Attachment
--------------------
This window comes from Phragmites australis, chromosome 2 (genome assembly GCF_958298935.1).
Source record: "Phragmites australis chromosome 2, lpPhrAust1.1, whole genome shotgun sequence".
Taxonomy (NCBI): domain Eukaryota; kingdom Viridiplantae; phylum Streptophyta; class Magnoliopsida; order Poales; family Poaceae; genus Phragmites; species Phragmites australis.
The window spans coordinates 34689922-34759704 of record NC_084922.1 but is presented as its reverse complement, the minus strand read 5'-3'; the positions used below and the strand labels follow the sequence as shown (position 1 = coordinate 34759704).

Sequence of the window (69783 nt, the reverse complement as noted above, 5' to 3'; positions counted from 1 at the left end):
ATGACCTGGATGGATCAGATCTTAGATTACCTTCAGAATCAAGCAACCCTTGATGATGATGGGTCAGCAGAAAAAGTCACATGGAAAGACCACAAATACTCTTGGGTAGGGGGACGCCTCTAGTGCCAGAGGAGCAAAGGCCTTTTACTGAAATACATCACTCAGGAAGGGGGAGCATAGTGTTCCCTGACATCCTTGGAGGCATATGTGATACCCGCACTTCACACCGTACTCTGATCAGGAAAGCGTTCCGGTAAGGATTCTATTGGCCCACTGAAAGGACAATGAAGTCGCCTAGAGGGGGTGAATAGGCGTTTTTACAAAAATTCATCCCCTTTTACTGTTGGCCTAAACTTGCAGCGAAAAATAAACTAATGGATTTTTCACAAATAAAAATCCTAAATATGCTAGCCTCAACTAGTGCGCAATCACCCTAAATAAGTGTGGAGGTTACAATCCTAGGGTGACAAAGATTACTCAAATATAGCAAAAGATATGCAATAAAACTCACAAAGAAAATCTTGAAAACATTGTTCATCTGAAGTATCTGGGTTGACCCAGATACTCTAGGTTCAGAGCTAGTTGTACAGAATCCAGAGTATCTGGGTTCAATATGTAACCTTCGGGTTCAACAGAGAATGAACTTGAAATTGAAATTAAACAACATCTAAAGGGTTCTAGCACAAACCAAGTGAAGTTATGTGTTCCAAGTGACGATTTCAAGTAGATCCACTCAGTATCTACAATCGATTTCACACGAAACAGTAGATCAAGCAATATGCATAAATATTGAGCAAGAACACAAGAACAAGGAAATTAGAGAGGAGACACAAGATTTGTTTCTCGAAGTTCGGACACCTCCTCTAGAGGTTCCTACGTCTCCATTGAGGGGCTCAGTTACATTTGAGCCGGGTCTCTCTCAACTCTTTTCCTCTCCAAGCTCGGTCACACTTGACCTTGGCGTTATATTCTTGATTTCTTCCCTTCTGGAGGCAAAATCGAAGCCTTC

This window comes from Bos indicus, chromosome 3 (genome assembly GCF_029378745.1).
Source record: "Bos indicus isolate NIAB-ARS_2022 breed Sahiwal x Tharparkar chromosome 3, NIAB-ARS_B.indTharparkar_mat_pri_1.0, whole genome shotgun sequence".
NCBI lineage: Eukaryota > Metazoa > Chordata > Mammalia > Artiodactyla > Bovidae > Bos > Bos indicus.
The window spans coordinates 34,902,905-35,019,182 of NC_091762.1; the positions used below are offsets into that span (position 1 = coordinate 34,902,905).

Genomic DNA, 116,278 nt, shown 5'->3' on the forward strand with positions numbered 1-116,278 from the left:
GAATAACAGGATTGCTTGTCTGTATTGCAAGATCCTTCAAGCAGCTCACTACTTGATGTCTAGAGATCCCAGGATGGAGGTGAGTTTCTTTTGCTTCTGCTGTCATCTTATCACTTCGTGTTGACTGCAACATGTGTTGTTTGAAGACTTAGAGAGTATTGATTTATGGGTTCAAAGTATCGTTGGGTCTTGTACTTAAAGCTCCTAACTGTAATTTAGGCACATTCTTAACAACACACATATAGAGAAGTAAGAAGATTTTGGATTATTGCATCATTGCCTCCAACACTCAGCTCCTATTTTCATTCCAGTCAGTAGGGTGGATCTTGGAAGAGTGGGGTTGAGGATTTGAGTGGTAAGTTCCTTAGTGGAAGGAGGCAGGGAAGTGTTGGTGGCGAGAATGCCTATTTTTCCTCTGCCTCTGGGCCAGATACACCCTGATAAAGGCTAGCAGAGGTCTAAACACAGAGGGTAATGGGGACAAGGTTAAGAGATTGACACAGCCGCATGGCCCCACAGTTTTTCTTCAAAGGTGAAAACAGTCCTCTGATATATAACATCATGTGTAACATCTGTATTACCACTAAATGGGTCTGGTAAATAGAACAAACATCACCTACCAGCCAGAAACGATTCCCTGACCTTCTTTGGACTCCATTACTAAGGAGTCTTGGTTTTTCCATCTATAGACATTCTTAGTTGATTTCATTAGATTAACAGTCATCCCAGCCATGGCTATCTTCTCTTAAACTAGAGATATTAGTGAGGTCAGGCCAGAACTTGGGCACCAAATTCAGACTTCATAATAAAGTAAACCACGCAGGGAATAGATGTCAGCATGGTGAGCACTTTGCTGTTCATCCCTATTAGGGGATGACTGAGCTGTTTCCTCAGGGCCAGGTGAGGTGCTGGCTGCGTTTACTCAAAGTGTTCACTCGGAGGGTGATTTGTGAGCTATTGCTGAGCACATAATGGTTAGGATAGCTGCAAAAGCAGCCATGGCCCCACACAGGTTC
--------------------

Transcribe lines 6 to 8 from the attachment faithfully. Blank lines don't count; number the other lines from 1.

ATGACCTGGATGGATCAGATCTTAGATTACCTTCAGAATCAAGCAACCCTTGATGATGATGGGTCAGCAGAAAAAGTCACATGGAAAGACCACAAATACTCTTGGGTAGGGGGACGCCTCTAGTGCCAGAGGAGCAAAGGCCTTTTACTGAAATACATCACTCAGGAAGGGGGAGCATAGTGTTCCCTGACATCCTTGGAGGCATATGTGATACCCGCACTTCACACCGTACTCTGATCAGGAAAGCGTTCCGGTAAGGATTCTATTGGCCCACTGAAAGGACAATGAAGTCGCCTAGAGGGGGTGAATAGGCGTTTTTACAAAAATTCATCCCCTTTTACTGTTGGCCTAAACTTGCAGCGAAAAATAAACTAATGGATTTTTCACAAATAAAAATCCTAAATATGCTAGCCTCAACTAGTGCGCAATCACCCTAAATAAGTGTGGAGGTTACAATCCTAGGGTGACAAAGATTACTCAAATATAGCAAAAGATATGCAATAAAACTCACAAAGAAAATCTTGAAAACATTGTTCATCTGAAGTATCTGGGTTGACCCAGATACTCTAGGTTCAGAGCTAGTTGTACAGAATCCAGAGTATCTGGGTTCAATATGTAACCTTCGGGTTCAACAGAGAATGAACTTGAAATTGAAATTAAACAACATCTAAAGGGTTCTAGCACAAACCAAGTGAAGTTATGTGTTCCAAGTGACGATTTCAAGTAGATCCACTCAGTATCTACAATCGATTTCACACGAAACAGTAGATCAAGCAATATGCATAAATATTGAGCAAGAACACAAGAACAAGGAAATTAGAGAGGAGACACAAGATTTGTTTCTCGAAGTTCGGACACCTCCTCTAGAGGTTCCTACGTCTCCATTGAGGGGCTCAGTTACATTTGAGCCGGGTCTCTCTCAACTCTTTTCCTCTCCAAGCTCGGTCACACTTGACCTTGGCGTTATATTCTTGATTTCTTCCCTTCTGGAGGCAAAATCGAAGCCTTC

This window comes from Bos indicus, chromosome 3 (genome assembly GCF_029378745.1).
Source record: "Bos indicus isolate NIAB-ARS_2022 breed Sahiwal x Tharparkar chromosome 3, NIAB-ARS_B.indTharparkar_mat_pri_1.0, whole genome shotgun sequence".